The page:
by Timothy Williams
Hands on work:
In school, I have had several projects where I was to do independent work to accomplish a goal. Perhaps that goal was to write a program that modeled the motion and forces acting on the Jansen mechanism. Maybe it was to write a program that modeled the active suspension system in a car. Those were fun activities, rich with opportunities to go beyond the class and learn for oneself why those things work the way they do. I would that all of my education consisted of projects like that, and I think that I will get what I wish for when I go into the workforce. Why? - because this internship has taught me exactly that. Whether you are working in a team or alone, every time you start working on a project you learn something new. And then there is troubleshooting. In a classroom you are given data, and that is about the end of it. You expect the data to be usable, but the same cannot be said in the real world. While creating the unorthodox weight sensor, I have had to run several tests in order to determine what I can and cannot do with the data.
I am sure most of us have encountered a subject that we were not interested in. Of course, that can affect our performance if we do not put in enough effort. Grades are kind of a measure of the effort one puts into a course. That is not always true. I did not study for a single test for the Physics 40 series, and I aced all three classes. Why? - because the subject was interesting. It stuck in my head, and I could not stop thinking about it. Now zoom forward in my academic career. I have to study material I have already been taught once or twice in order to remember it. This is due to a lack of interest (and a mixture of personal problems). Again, projects come to save the day, rekindling my interest in a subject. In fact, I would argue that you do not even need to be interested in a project to be driven to learn more than you would with a normal homework assignment. Compare the goals associated with completing a project and completing an analogous amount of “busy work.” There are steps within a project that one must take to reach the goal, and these steps often include several aspects of your education. Instead of working on those aspects individually with “busy work,” you tie them together and gain a better understanding of how they relate to each other and how they can be used in real world situations. In order to reach your goal in a project, you need to climb through that intricately woven net of ideas, whereas with busy work you simply cross one or two strings at a time. In a project, when you pull on one string as you are climbing, you can see it hit other strings, and how! But I digress. I was talking about goals. What is the motivation for completing busy work or projects? It varies from person to person, but I believe there to be a fundamental difference. You could say they are both driven by a desire to achieve the desired GPA, but set that aside for a moment. Learning is what is important. Imagine that a person wanted to learn outside of school. What do you think his/her preferred method would be? Would he hit the textbook problems and keep working on them until his eyes bleed? Probably. Not a bad idea if you ask me. However, there are things you learn in projects that you can not learn from those contrived problems. The reverse cannot be said. Sure you can make those problems as similar to the project as you can, but you can never give the student the full brunt of the learning without in fact causing him to do the entire project. Busy work is a subset of projects. Back to the question at hand - given the choice, would an independent student choose to work on an entire project, or work on subsets of that project and often switch between subsets of varying projects (as it is with school)? Personally, I would rather tackle entire projects. I lack the data to claim that others would likely choose one or the other.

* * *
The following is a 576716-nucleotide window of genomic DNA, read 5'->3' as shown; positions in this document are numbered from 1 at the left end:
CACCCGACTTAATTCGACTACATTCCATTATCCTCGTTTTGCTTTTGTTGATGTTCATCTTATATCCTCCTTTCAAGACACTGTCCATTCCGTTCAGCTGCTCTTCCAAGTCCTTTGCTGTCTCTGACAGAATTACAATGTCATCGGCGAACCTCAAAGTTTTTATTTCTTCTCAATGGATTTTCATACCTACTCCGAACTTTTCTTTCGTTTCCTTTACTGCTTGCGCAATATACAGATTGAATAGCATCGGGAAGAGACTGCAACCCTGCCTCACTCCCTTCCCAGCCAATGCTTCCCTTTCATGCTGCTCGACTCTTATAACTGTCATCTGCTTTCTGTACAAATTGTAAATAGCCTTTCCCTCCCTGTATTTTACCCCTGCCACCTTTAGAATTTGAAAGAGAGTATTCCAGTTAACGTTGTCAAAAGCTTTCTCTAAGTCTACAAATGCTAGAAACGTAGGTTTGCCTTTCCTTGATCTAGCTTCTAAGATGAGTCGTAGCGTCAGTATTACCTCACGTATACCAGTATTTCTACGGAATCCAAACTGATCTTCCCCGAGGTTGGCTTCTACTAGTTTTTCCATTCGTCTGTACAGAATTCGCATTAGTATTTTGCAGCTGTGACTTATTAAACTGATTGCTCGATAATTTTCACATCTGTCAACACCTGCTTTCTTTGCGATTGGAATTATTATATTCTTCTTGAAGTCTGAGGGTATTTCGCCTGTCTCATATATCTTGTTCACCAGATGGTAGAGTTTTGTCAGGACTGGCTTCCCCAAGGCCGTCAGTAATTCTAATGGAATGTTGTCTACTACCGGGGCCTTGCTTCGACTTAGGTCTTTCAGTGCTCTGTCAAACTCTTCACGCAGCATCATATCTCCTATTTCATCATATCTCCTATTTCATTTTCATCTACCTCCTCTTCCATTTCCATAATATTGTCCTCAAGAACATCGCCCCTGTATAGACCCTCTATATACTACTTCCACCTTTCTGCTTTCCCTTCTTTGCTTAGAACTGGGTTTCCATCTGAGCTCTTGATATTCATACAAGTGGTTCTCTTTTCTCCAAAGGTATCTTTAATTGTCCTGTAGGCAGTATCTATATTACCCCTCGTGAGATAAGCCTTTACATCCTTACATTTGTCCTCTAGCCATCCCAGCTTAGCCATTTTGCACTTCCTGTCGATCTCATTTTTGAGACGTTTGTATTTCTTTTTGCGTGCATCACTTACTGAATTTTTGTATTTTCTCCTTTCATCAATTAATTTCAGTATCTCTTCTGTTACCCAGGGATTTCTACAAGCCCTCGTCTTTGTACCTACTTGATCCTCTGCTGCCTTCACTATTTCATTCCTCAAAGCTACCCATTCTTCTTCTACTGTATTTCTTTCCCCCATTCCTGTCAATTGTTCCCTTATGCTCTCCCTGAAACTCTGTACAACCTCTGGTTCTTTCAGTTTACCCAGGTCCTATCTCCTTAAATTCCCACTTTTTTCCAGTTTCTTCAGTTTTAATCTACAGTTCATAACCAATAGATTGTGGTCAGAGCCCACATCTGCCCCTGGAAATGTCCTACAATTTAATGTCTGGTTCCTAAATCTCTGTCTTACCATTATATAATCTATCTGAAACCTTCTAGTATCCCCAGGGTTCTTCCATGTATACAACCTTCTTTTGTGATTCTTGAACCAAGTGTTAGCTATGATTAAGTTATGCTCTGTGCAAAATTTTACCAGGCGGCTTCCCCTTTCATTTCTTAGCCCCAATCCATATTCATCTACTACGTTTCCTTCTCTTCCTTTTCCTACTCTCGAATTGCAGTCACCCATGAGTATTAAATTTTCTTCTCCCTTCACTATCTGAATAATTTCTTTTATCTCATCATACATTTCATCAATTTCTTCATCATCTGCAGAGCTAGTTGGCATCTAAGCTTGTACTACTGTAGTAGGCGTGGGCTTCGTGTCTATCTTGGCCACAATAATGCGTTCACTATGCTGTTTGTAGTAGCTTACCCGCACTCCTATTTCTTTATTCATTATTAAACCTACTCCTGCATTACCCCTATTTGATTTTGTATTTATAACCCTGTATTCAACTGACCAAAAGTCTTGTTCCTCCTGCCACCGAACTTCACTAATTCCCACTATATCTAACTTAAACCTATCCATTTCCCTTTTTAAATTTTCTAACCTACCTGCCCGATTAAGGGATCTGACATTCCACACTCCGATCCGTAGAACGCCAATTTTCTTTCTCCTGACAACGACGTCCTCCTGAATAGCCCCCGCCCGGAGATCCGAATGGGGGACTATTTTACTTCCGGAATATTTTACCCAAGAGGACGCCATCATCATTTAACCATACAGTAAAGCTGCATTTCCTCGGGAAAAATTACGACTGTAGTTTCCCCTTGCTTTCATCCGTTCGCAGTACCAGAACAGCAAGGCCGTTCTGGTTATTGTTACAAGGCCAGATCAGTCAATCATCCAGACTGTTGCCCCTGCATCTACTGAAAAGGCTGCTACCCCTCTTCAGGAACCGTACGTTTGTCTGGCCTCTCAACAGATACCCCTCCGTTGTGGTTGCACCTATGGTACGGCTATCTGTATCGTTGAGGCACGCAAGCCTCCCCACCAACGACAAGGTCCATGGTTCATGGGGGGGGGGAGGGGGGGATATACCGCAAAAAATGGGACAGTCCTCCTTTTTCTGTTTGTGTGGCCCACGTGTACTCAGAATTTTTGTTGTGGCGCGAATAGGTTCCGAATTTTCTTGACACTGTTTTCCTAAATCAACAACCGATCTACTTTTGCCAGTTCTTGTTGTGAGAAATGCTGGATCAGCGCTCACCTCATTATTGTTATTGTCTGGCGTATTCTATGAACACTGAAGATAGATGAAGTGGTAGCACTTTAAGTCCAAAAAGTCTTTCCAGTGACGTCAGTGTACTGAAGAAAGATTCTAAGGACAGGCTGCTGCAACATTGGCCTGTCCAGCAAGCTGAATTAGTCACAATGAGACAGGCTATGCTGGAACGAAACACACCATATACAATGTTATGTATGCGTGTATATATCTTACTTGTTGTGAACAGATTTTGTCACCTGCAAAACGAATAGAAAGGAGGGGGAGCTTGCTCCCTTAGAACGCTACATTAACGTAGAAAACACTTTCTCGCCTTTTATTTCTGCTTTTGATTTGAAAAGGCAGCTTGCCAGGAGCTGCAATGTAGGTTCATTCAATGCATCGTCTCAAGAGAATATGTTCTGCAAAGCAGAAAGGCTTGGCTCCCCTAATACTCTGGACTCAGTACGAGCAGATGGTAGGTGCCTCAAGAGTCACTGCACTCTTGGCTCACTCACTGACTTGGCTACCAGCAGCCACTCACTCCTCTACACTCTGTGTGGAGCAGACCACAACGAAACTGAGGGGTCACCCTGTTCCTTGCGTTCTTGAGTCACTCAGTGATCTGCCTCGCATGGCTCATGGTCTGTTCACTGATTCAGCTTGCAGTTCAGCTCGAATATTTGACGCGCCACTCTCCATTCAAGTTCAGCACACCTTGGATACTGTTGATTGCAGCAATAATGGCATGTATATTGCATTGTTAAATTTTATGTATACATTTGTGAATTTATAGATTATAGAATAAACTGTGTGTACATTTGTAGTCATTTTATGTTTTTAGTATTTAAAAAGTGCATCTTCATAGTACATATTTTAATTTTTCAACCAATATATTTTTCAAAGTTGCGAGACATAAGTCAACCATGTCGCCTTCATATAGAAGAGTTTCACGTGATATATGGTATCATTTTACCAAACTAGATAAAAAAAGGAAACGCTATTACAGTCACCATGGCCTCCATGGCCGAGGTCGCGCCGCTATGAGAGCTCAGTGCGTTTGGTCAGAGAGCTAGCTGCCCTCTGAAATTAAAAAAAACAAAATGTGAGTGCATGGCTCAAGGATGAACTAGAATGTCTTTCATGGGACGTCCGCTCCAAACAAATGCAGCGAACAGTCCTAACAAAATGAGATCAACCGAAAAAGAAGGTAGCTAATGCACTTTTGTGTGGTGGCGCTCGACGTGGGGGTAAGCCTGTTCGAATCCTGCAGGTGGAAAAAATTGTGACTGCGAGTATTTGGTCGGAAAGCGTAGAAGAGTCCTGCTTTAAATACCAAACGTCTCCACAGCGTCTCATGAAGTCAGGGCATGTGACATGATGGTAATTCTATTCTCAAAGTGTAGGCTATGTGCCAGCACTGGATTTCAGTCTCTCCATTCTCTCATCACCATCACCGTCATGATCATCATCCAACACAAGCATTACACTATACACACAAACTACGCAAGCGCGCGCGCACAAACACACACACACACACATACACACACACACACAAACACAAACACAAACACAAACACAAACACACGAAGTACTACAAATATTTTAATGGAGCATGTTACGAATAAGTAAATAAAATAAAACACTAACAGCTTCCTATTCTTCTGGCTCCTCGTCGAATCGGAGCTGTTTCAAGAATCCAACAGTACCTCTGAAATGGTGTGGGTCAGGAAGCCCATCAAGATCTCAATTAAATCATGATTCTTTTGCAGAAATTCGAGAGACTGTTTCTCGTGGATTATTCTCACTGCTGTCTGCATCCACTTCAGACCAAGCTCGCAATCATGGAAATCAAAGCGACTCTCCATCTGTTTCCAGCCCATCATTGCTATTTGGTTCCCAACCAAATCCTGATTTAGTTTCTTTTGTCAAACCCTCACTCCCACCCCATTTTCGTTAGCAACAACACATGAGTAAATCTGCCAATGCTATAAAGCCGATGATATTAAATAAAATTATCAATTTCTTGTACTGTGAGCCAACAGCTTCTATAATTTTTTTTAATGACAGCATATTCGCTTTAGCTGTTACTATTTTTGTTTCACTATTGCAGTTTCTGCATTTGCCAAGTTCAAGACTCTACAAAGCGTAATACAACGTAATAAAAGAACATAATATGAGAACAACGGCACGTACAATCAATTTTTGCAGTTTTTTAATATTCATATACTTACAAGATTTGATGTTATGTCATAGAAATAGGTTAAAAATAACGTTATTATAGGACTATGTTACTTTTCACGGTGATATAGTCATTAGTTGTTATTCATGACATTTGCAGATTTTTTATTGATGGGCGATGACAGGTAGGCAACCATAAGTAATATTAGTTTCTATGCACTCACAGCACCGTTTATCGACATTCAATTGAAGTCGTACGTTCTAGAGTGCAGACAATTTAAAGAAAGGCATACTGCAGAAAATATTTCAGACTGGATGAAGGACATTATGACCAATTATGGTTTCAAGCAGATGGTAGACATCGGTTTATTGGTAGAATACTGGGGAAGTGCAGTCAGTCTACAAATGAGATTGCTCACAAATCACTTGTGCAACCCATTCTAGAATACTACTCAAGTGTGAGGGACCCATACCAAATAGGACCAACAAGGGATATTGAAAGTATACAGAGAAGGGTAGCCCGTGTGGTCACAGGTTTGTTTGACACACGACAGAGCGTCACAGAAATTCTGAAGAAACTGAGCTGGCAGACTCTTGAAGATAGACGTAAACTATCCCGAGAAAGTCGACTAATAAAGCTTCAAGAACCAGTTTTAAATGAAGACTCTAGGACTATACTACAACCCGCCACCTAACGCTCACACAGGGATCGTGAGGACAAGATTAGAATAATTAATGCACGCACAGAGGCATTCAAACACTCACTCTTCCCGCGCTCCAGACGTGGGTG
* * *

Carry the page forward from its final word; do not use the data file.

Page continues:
Conclusion: project based learning provides a much richer learning experience than contrived problems.